Sen. Ted Cruz said Sunday that the U.S. should honor a treaty obligation to supply weapons to Ukraine to thwart Russian-back separatists -- a plan with little support among European leaders trying to broker a cease-fire deal as early as Wednesday.  

“When it comes to Russia and Ukraine, the path we're on doesn't make any sense,” Cruz, R-Texas, told ABC’s “This Week” while at the Munich Security Conference. “We need to be providing defensive arms to the people of Ukraine.”

He was in Germany as part of a bipartisan congressional delegation attending the conference that also met with Ukrainian President Petro Poroshenko.

“We have a treaty obligation to stand with them,” Cruz said. “And right now, unfortunately, the Obama administration is not honoring that obligation. We need to come together and provide defensive arms so that [Ukraine] can stand up against this Russian aggression.”

The three-day meeting took place as Russian-backed separatists gain ground in eastern Ukraine.

Leaders of Germany, France, Russia and Ukraine announced Sunday at the conference plans for four-way talks Wednesday.

The proposed meeting in the Belarusian capital of Minsk emerged from a phone call between German Chancellor Angela Merkel, French President Francois Hollande, Russian President Vladimir Putin and Poroshenko.

The aim is to revive the much-violated peace plan both sides agreed to in Minsk last September, and end a war that has now killed more than 5,300 people, according to United Nations estimates.

Although the United States won't be at the negotiating table, a growing clamor in Washington to arm Ukraine will be on the minds of those present in Minsk.

U.S. officials have said President Obama is rethinking his previous opposition to sending weapons to Ukraine, despite fears of triggering a proxy war between Washington and Moscow.

While senior diplomats from the four countries meet in Berlin to prepare for the summit, Merkel is expected to brief U.S. officials in Washington on Monday during a previously scheduled trip.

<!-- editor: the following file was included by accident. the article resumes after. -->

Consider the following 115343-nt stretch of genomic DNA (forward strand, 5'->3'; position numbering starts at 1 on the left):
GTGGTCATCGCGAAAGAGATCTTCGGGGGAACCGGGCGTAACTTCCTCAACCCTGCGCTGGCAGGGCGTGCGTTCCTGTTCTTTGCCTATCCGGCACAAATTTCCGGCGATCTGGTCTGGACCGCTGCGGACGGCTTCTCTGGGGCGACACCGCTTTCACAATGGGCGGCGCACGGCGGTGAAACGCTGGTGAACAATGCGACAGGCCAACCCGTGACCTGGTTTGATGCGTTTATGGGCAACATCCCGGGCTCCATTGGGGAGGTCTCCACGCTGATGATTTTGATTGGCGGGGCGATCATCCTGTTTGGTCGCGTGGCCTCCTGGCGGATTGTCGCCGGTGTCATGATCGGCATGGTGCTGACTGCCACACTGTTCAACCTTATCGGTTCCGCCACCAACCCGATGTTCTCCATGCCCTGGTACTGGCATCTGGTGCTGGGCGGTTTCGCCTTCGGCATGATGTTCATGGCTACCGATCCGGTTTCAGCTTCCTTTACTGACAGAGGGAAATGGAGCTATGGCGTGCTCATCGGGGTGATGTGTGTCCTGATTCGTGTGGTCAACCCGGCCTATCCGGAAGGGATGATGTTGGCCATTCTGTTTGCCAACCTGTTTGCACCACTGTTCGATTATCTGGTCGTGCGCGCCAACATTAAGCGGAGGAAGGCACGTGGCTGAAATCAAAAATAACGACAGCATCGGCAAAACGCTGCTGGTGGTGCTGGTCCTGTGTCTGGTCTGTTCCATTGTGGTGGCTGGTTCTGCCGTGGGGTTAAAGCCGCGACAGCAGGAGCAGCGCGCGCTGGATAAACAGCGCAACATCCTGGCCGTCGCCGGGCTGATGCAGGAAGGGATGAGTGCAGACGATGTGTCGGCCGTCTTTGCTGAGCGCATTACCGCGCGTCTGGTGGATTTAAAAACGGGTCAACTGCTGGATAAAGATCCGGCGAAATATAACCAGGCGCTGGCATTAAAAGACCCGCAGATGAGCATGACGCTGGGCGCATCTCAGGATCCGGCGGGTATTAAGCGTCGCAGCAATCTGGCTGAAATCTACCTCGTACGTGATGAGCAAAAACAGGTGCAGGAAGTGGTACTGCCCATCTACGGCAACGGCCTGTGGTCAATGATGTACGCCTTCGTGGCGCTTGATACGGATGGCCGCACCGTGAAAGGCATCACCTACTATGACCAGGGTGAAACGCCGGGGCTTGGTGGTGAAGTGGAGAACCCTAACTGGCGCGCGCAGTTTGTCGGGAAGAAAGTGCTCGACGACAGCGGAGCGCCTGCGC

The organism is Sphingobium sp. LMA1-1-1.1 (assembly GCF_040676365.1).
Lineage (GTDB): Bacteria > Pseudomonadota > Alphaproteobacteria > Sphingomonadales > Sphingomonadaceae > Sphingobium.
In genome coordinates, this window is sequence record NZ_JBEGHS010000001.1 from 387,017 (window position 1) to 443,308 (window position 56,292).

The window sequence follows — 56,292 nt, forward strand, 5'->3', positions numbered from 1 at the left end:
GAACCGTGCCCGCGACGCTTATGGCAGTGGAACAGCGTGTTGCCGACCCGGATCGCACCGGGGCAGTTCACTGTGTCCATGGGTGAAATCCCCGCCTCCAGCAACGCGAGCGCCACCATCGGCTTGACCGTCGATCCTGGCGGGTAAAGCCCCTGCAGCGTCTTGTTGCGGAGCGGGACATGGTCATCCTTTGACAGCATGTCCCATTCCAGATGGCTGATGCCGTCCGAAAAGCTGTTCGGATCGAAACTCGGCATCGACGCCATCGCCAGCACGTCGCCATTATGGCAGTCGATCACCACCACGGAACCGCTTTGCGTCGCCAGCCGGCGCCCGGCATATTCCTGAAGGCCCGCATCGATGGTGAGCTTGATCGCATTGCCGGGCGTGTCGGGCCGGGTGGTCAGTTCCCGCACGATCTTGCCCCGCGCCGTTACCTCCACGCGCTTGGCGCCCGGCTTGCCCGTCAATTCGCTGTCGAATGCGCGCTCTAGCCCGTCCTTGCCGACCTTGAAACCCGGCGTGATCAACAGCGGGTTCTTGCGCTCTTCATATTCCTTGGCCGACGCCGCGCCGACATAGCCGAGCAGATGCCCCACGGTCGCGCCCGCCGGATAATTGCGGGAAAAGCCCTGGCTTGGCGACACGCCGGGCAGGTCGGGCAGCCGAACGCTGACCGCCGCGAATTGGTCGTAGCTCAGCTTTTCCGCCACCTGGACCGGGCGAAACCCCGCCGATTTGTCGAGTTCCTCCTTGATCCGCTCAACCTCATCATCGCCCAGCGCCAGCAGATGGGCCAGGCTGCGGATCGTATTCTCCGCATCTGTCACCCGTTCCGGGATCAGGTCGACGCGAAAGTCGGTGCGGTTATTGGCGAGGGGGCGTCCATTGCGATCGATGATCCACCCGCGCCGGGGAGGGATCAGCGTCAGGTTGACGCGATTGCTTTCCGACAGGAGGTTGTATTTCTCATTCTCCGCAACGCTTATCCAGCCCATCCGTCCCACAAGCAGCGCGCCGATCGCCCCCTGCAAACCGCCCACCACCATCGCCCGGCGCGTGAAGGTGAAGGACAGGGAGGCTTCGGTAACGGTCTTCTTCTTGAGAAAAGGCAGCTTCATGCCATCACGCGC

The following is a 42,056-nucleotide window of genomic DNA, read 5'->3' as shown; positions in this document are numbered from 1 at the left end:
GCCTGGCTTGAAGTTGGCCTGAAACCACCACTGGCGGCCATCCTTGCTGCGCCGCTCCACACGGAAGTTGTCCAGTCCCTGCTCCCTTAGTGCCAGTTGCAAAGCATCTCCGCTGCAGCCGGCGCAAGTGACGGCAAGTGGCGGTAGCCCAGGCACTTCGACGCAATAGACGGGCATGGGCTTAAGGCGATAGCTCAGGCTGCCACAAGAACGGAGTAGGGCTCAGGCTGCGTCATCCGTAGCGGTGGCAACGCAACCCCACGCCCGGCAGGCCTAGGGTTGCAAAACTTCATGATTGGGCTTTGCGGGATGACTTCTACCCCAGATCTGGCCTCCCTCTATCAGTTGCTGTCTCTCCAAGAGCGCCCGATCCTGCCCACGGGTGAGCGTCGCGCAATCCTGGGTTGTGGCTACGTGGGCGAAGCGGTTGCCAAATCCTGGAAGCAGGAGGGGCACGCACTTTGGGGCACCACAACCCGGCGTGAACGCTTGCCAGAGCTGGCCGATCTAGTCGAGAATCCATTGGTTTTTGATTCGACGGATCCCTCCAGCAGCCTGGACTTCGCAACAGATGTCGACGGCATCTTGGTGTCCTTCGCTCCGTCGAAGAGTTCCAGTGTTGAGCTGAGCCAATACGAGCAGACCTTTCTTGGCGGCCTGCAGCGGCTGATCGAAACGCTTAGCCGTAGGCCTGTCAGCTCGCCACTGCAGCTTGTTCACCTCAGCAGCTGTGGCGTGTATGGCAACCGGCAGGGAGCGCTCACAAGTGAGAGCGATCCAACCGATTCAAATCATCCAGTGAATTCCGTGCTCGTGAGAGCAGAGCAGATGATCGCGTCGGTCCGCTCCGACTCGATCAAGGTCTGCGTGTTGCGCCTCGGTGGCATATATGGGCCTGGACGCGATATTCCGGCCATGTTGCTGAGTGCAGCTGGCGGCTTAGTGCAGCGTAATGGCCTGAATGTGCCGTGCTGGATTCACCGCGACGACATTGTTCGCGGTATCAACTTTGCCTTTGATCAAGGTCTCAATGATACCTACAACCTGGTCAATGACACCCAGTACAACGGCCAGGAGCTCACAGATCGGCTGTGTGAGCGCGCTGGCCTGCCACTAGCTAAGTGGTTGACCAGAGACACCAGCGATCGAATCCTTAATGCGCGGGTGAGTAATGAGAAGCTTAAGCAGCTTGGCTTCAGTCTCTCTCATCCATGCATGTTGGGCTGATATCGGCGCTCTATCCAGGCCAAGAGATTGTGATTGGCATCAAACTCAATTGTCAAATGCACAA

Secretary of State John Kerry, who also is in Munich, on Sunday tried to dispel the notion of a trans-Atlantic rift on supply arms, saying U.S. and its European allies are "united in our diplomacy" on Ukraine.

"There is no division, there is no split," he said. "I keep hearing people trying to create one. We are united, we are working closely together."

Merkel is squarely opposed to the U.S. providing weapons, which would include anti-tank and ant-mortar systems, suggesting the outgunned Ukraine has no way to defend itself.

German Foreign Minister Frank-Walter Steinmeier, speaking alongside Kerry, said he considers delivering weapons "not just highly risky, but counterproductive."

Sen. John McCain, R-Ariz., the chairman of the Senate Armed Services Committee, was also in Munich and said the U.S. must provide defensive arms to Ukraine.

"If we help Ukrainians increase the military cost to the Russian forces that have invaded their country, how long can Putin sustain a war that he tells his people is not happening?"

Aside from the military cost, Russia has also been struggling with the economic impact of Western sanctions and low global oil prices.

While Poroshenko raised the possibility that Wednesday's summit could provide a breakthrough after months of futile diplomacy, Putin insisted Sunday that the four-way meeting would only happen if they agree on key points beforehand.

"We will be aiming for Wednesday, if by that time we are able to agree on a number of the positions that we recently have been discussing intensely," he told journalists in Sochi during a meeting with the president of Belarus.

Details of the proposals have not been revealed, but the main sticking points have emerged in the leaders' recent comments.

One is enforcing a peace deal. In Munich, Poroshenko expressed opposition to any peacekeeper force, apparently reflecting concern that sending Russian peacekeeping troops into eastern Ukraine could result in a de-facto occupation.

However, key to a real settlement is some mechanism for monitoring the Ukraine-Russia border to ensure that Russia is not sending troops or equipment to the separatists. Ukrainian officials would have the Organization for Security and Co-operation in Europe conduct such monitoring.

The status of the eastern regions remains contentious. Ukraine passed a law last year proposing what it called significant autonomy for the east, but rebels dismissed it as vague and meaningless. Russia has pushed for "federalization" of Ukraine, which would presumably give the east significant independence, but Ukrainian authorities oppose any federalization.

How to separate the belligerents also remains unclear. The Minsk agreement in September foresaw each side pulling back its heavy weapons 15 kilometers (more than 9 miles) from the lines of engagement. But the rebels have taken control of more territory since then, implying that a new buffer zone would have to be mapped.

Kiev is refusing to allow the separatists a place at the top-level talks. Instead, their representatives would join a parallel meeting, to be held by Wednesday in Minsk, between the signatories to last September's accord.

The Associated Press contributed to this report.